Project description:Although it is known that most of the plasma proteinase inhibitors form complexes with proteinases that are not dissociated by SDS (sodium dodecyl sulphate), there has been disagreement as to whether this is true for alpha 2M (alpha 2-macroglobulin). We have examined the stability to SDS with reduction of complexes between alpha 2M and several 125I-labelled proteinases (trypsin, plasmin, leucocyte elastase, pancreatic elastase and papain) by gel electrophoresis. For each enzyme, some molecules were separated from the denatured alpha 2M chains, but amounts ranging from 8.3% (papain) to 61.2% (trypsin) were bound with a stability indicative of a covalent link. Proteolytic activity was essential for the covalent binding to occur, and the proteinase molecules became attached to the larger of the two proteolytic derivatives (apparent mol.wt. 111 000) of the alpha 2M subunit. We take this to mean that cleavage of the proteinase-susceptible site sometimes leads to covalent-bond formation between alpha 2M and proteinase. Whatever the nature of this bond, it does not involve the active site of the proteinase, as bound serine-proteinase molecules retain the ability to react with the active-site-directed reagent [3H]Dip-F (di-isopropyl phosphorofluoridate). Our conclusion is that the ability to form covalent links is not essential for the inhibitory capacity of alpha 2M. It may, however, help to stabilize the complexes against dissociation or proteolysis.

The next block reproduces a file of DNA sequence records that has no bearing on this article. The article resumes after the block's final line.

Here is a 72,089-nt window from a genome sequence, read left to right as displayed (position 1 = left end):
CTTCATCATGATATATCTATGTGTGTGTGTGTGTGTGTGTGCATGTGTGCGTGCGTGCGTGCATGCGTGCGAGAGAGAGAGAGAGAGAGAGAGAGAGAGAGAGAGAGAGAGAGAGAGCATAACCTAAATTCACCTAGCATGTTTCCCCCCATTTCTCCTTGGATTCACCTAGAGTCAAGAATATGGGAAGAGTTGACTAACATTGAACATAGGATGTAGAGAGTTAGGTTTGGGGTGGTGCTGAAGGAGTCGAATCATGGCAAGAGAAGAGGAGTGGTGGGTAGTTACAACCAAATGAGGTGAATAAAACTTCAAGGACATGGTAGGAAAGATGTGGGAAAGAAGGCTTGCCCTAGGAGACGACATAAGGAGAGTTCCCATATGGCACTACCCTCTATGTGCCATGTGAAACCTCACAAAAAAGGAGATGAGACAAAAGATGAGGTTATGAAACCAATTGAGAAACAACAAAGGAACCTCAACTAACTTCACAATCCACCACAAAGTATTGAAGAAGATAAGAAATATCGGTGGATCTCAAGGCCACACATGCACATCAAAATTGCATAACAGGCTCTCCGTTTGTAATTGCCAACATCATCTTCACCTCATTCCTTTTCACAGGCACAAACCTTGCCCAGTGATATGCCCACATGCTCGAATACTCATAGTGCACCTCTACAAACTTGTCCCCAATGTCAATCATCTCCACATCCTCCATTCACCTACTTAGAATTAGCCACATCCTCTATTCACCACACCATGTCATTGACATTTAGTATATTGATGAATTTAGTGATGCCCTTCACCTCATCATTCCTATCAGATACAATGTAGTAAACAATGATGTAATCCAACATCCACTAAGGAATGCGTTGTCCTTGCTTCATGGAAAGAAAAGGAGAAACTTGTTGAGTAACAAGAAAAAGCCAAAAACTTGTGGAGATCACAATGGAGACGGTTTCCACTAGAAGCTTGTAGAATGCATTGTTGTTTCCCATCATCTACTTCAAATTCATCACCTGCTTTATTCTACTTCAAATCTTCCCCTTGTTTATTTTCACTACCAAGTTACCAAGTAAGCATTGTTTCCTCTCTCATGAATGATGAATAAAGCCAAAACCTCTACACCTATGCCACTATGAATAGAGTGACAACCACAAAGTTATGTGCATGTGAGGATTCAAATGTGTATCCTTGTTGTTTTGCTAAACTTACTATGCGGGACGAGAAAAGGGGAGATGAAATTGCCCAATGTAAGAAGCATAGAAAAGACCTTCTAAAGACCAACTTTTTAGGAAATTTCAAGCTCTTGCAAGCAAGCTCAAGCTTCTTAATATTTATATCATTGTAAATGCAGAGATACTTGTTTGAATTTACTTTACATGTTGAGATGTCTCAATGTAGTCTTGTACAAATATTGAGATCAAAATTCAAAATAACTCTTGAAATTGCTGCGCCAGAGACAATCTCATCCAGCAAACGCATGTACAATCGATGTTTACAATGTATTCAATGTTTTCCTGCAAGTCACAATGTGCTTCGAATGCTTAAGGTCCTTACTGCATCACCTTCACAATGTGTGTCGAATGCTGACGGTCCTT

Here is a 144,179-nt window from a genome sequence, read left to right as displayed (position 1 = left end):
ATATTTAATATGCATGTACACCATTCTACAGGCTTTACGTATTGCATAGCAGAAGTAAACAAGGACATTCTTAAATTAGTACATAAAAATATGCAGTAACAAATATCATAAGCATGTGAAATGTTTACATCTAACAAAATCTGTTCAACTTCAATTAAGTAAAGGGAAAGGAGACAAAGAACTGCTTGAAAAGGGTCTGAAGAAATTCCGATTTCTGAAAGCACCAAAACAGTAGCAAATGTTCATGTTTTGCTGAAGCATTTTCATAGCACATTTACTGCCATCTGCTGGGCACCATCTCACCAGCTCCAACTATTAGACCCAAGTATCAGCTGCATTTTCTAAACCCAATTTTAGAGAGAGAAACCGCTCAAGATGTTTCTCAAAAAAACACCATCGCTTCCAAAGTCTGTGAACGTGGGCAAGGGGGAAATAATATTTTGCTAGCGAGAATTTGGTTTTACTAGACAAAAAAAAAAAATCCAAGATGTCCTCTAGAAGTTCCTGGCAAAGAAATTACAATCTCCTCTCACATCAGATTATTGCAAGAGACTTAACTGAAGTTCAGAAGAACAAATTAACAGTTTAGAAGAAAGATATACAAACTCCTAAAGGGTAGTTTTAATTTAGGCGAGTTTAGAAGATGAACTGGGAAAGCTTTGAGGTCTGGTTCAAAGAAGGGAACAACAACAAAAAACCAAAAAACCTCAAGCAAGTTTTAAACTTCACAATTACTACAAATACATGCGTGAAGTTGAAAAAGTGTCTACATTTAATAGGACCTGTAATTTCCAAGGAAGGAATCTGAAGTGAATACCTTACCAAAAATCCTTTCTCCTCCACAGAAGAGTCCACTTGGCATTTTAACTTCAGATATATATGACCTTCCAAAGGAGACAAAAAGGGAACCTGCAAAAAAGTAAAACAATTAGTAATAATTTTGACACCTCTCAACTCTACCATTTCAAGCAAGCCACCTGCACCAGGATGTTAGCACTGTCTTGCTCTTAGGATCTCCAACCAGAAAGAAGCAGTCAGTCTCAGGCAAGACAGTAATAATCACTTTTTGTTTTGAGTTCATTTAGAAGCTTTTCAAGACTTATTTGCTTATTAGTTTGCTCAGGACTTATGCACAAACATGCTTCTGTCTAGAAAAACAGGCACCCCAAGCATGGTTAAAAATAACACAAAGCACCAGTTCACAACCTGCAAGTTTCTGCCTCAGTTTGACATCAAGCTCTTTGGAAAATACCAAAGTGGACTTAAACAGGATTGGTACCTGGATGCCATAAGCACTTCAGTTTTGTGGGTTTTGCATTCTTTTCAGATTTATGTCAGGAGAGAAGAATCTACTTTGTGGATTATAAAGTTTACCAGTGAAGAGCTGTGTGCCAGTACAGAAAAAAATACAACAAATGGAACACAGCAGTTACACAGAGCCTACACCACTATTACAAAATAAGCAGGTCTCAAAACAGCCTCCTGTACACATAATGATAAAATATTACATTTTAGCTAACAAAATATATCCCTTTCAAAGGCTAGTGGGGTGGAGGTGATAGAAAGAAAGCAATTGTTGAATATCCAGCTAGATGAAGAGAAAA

Project description:Human alpha 2-macroglobulin (alpha 2M) was eluted as a single nondispersed peak from a TSK-G4000SW size exclusion chromatography column equilibrated in 20 mM-sodium phosphate/100 mM-NaCl, pH 7.2 (PBS). The void volume and total accessible volume of the column were 6.08 ml and 14.42 ml. The elution volume (Ve) of native alpha 2M was 9.20 +/- 0.04 ml. The Ve was altered minimally by changing the ionic strength or adding ethanol to the equilibration buffer. Ternary alpha 2M-trypsin, containing 2 mol of proteinase/mol of inhibitor, and alpha 2M-methylamine failed to be eluted in well-defined peaks when the column was equilibrated in PBS. The majority of either preparation was recovered slowly at Ve values greater than 14.5 ml, reflecting significant nonideal interactions with the support structure. Addition of 10% ethanol or increased ionic strength in the equilibration buffer independently caused either form of reacted alpha 2M to be eluted in a distinct peak at decreased Ve, suggesting that the nonideal interactions included hydrophobic and electrostatic adsorption. When the equilibration buffer was 80 mM-sodium phosphate/320 mM-NaCl, pH 7.2, partial resolution of ternary alpha 2M-trypsin and alpha 2M-methylamine was obtained with a single column run. The Ve values of ternary alpha 2M-trypsin and alpha 2M-methylamine in this buffer were 13.15 +/- 0.08 ml and 11.94 +/- 0.14 ml, respectively. The Ve of native alpha 2M was 8.84 +/- 0.03 ml. The resolving capacity of TSK-G4000SW was exploited to purify native alpha 2M rapidly and efficiently from solutions that contained significant amounts of either ternary alpha 2M-trypsin or binary alpha 2M-trypsin (1 mol of proteinase/mol of inhibitor). This purification was complete within the limits of sensitivity of denaturing and nondenaturing polyacrylamide-gel electrophoresis. alpha 2M-plasmin was well resolved from native alpha 2M. The Ve of alpha 2M-plasmin was 12.88 +/- 0.32 ml in 80 mM-sodium phosphate/320 mM-NaCl, pH 7.2. A number of procedures were used to prepare solutions with up to 90% binary alpha 2M-trypsin. The Ve of binary alpha 2M-trypsin in these various solutions was intermediate between the values of native alpha 2M and ternary alpha 2M-trypsin. The conformations of binary and ternary complex, as reflected by mobility in nondenaturing electrophoresis, were identical, confirming previous results. Finally, in the binary alpha 2M-trypsin complex, the single trypsin cleaved more than two, and as many as all four alpha 2M subunits.